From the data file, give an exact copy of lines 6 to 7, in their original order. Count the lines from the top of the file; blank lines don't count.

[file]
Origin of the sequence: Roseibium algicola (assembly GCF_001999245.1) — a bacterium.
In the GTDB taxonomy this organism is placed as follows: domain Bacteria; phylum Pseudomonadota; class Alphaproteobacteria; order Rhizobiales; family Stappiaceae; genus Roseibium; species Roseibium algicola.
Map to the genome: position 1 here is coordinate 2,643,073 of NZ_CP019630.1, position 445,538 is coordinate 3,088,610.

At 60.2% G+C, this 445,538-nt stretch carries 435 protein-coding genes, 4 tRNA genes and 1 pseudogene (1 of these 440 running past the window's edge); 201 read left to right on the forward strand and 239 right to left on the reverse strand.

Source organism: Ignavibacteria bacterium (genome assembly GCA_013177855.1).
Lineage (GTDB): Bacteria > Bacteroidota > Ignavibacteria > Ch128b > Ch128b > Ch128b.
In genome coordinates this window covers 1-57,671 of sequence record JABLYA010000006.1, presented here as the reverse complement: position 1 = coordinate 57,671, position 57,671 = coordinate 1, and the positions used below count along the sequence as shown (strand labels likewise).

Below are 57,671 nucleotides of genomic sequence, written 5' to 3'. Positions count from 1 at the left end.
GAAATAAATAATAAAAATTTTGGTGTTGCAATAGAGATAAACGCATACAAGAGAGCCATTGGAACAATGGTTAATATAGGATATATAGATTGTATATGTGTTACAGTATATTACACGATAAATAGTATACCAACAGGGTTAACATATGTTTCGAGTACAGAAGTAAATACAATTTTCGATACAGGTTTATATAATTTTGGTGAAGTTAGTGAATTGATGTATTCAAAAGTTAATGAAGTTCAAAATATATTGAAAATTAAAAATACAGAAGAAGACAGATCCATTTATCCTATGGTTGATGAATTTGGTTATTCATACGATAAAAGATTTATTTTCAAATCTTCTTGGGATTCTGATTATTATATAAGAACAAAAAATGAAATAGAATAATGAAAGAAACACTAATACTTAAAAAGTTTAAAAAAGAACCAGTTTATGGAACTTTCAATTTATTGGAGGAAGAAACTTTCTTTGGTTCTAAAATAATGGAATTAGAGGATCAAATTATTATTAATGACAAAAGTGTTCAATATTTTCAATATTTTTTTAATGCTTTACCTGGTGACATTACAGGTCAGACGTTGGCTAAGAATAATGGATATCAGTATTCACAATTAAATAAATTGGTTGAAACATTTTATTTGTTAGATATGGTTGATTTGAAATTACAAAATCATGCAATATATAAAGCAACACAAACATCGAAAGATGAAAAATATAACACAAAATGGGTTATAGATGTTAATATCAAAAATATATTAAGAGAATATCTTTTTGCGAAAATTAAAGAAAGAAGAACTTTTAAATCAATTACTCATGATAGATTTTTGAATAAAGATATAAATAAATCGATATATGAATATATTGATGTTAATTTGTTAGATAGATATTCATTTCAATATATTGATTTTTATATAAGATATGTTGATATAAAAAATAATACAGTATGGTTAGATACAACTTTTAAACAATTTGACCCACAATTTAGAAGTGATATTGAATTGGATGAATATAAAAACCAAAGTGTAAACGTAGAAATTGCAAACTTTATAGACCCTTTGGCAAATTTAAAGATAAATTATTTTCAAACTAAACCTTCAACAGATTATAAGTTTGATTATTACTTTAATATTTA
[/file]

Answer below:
Lineage (GTDB): Bacteria > Bacteroidota > Ignavibacteria > Ch128b > Ch128b > Ch128b.
In genome coordinates this window covers 1-57,671 of sequence record JABLYA010000006.1, presented here as the reverse complement: position 1 = coordinate 57,671, position 57,671 = coordinate 1, and the positions used below count along the sequence as shown (strand labels likewise).